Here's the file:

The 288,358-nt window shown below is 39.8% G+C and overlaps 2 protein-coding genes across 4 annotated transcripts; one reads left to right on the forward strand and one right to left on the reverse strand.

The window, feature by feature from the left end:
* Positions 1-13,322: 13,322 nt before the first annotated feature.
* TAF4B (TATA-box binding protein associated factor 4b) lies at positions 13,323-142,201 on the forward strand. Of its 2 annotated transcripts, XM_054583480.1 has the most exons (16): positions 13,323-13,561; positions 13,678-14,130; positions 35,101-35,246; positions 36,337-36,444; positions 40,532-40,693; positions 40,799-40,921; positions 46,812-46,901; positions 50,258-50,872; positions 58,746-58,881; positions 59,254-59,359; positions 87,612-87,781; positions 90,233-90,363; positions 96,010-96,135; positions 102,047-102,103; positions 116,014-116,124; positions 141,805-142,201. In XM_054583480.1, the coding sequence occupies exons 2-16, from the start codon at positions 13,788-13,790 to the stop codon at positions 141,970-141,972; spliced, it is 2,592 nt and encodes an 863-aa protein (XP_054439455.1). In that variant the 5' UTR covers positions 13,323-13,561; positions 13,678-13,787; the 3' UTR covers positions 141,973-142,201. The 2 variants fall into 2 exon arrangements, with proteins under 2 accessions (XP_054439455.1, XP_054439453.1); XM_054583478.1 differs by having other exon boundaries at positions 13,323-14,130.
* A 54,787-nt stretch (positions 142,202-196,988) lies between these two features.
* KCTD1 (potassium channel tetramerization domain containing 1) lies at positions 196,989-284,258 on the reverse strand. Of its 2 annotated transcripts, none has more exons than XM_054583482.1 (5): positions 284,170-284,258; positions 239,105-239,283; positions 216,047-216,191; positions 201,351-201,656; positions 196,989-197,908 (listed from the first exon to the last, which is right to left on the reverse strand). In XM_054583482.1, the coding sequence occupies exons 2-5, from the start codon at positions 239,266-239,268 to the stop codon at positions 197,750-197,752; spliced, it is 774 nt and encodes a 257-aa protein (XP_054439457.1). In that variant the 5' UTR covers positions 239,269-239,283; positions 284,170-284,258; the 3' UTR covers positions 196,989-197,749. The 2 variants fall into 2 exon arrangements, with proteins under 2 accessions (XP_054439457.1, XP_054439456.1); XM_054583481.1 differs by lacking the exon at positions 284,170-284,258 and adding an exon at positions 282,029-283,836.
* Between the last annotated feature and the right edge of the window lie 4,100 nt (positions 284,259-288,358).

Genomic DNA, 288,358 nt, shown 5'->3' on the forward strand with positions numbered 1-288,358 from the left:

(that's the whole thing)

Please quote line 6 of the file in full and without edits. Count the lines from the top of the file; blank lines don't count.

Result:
* KCTD1 (potassium channel tetramerization domain containing 1) lies at positions 196,989-284,258 on the reverse strand. Of its 2 annotated transcripts, none has more exons than XM_054583482.1 (5): positions 284,170-284,258; positions 239,105-239,283; positions 216,047-216,191; positions 201,351-201,656; positions 196,989-197,908 (listed from the first exon to the last, which is right to left on the reverse strand). In XM_054583482.1, the coding sequence occupies exons 2-5, from the start codon at positions 239,266-239,268 to the stop codon at positions 197,750-197,752; spliced, it is 774 nt and encodes a 257-aa protein (XP_054439457.1). In that variant the 5' UTR covers positions 239,269-239,283; positions 284,170-284,258; the 3' UTR covers positions 196,989-197,749. The 2 variants fall into 2 exon arrangements, with proteins under 2 accessions (XP_054439457.1, XP_054439456.1); XM_054583481.1 differs by lacking the exon at positions 284,170-284,258 and adding an exon at positions 282,029-283,836.